8. Elias is particularly associated with his early (1930s) work on ‘the civilizing process’, in which he examined the long-term gradual processes of change in Germany, France and Britain, doing so by exploring such things as manners and morals as invoked in etiquette books and manuals. Indeed, he is often misunderstood in relation to this, by readers reacting to their presumption of what ‘civilizing’ means, treating it as though Elias is naive and has a kind of Whig ‘onwards and upwards’ progress view of societal level changes. In fact for Elias the term has an ironic inflection and he fully recognises that violence, force and decivilizing processes are also constitutive. This aspect of his work is acknowledged by Dunning and Hughes and written about interestingly by them across a number of their chapters. However, such matters are the core focus of the third book underpinning discussion in this blog, Jonathan Fletcher’s Violence & Civilization: An Introduction to the Work of Norbert Elias.
10. Fletcher’s Violence and Civilization proposes that Elias’s work concerned with violence and the state monopolisation of (deemed to be legitimate) force is fundamental to his sociological thinking. It explores this across a range of Elias’s work but in particular regarding his later The Germans (1989/1996) as well the much earlier The Civilizing Process (1938/2000 edition), and also regarding everyday forms of contained or ritualised violence such as in competitive sport and fox hunting. Fletcher’s approach joins up ideas about de/civilizing processes, state formation, identity and violence with another distinctively Eliasian concept, that of habitus. Although now associated with Bourdieu (who was considerably influenced by Elias), it was in fact used and developed by Elias some decades before and in the context of a more general contemporary engagement with the idea.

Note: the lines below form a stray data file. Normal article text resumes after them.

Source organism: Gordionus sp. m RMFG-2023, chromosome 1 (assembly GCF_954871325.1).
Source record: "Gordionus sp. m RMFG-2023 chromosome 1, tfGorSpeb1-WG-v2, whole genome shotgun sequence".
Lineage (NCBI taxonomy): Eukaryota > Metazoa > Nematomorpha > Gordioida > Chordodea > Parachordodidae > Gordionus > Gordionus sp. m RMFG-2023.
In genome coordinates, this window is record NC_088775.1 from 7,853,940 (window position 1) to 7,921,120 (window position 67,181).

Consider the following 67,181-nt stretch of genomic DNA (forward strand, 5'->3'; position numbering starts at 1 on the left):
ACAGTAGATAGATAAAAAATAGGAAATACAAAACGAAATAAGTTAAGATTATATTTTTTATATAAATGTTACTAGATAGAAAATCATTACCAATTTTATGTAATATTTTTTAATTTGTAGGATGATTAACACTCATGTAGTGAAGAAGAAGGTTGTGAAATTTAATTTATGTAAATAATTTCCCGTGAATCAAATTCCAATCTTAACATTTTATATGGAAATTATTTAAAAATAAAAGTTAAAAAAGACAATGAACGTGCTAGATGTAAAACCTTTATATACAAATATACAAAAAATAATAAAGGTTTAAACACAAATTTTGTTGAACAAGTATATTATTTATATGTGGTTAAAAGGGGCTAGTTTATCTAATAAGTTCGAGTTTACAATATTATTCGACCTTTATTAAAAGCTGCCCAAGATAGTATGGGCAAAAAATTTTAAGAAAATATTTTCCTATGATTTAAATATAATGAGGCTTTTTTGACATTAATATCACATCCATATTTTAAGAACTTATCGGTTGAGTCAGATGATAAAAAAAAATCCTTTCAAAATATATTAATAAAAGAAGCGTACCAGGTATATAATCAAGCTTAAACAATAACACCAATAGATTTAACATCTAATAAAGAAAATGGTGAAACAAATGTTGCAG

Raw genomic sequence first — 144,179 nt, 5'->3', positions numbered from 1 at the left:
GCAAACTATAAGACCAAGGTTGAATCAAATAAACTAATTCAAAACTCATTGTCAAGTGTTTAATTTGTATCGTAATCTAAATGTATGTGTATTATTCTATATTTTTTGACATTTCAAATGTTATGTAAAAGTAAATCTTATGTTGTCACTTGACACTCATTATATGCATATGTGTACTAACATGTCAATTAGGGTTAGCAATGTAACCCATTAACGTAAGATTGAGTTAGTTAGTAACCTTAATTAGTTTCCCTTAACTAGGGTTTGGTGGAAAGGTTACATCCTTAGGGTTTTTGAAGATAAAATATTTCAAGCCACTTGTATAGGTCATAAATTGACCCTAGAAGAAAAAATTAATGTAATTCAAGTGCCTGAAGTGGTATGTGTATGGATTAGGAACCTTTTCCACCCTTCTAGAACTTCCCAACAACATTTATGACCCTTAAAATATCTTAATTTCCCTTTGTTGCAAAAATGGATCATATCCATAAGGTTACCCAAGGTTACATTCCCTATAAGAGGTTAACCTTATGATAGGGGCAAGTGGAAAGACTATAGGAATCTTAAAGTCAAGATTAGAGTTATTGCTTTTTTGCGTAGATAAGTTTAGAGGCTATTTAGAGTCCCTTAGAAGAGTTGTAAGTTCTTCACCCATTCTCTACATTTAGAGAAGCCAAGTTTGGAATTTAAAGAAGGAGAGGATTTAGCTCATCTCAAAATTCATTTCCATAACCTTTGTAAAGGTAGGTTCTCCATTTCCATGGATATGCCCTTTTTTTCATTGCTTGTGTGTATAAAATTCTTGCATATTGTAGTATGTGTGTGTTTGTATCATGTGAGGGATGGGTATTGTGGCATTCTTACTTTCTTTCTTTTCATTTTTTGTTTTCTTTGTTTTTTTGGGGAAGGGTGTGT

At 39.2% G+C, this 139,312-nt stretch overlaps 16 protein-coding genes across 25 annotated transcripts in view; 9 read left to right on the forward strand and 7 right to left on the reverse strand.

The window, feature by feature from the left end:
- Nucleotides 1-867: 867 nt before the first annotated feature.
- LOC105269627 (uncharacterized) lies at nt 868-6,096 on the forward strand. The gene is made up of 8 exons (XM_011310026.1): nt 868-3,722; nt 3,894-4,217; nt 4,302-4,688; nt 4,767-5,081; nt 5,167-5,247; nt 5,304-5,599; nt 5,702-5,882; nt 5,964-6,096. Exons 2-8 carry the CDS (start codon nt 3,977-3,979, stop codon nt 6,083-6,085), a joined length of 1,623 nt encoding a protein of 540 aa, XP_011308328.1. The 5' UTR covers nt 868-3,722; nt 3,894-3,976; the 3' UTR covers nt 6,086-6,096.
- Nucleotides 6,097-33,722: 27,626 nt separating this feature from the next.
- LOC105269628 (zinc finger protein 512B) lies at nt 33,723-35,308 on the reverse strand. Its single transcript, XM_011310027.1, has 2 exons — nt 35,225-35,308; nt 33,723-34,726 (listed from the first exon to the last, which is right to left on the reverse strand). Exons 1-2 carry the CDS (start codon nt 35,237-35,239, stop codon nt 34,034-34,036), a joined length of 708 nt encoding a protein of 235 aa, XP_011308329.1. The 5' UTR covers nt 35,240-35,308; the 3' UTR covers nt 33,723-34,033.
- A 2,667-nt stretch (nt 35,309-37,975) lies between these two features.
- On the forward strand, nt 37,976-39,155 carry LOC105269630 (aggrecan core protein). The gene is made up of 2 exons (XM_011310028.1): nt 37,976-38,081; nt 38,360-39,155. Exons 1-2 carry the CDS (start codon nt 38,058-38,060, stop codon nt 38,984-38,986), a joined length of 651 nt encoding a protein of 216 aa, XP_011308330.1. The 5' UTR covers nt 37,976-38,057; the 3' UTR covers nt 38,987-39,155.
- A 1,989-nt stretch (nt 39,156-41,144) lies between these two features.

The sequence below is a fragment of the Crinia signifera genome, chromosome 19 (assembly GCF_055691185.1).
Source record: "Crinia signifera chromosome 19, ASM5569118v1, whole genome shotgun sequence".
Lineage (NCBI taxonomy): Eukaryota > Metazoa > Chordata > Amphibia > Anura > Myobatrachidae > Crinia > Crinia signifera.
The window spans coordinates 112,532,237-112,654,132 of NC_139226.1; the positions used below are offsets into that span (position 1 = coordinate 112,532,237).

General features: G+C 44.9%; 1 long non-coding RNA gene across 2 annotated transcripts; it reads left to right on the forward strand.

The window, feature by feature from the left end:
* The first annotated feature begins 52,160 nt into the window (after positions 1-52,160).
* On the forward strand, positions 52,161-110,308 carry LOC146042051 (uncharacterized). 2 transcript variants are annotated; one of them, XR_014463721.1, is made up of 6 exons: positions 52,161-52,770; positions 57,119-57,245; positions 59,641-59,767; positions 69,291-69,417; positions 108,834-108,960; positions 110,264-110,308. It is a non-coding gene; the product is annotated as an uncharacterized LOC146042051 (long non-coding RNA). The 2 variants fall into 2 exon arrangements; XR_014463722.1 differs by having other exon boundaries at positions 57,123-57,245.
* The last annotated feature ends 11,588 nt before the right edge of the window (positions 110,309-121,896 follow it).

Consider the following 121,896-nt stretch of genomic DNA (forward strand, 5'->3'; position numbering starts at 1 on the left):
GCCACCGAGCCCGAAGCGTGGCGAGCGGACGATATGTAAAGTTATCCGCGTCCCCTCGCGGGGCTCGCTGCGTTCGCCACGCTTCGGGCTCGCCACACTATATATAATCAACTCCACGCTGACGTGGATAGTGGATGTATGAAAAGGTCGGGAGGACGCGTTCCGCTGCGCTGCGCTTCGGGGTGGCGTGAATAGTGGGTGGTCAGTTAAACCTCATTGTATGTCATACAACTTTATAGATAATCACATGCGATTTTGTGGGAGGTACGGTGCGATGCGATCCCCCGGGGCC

11. So what, then, are the connections between Elias’s work and the WWW project research? In fact the relationship is deeper than just ‘connections’, with the approach or framework of WWW being a broadly Eliasian one.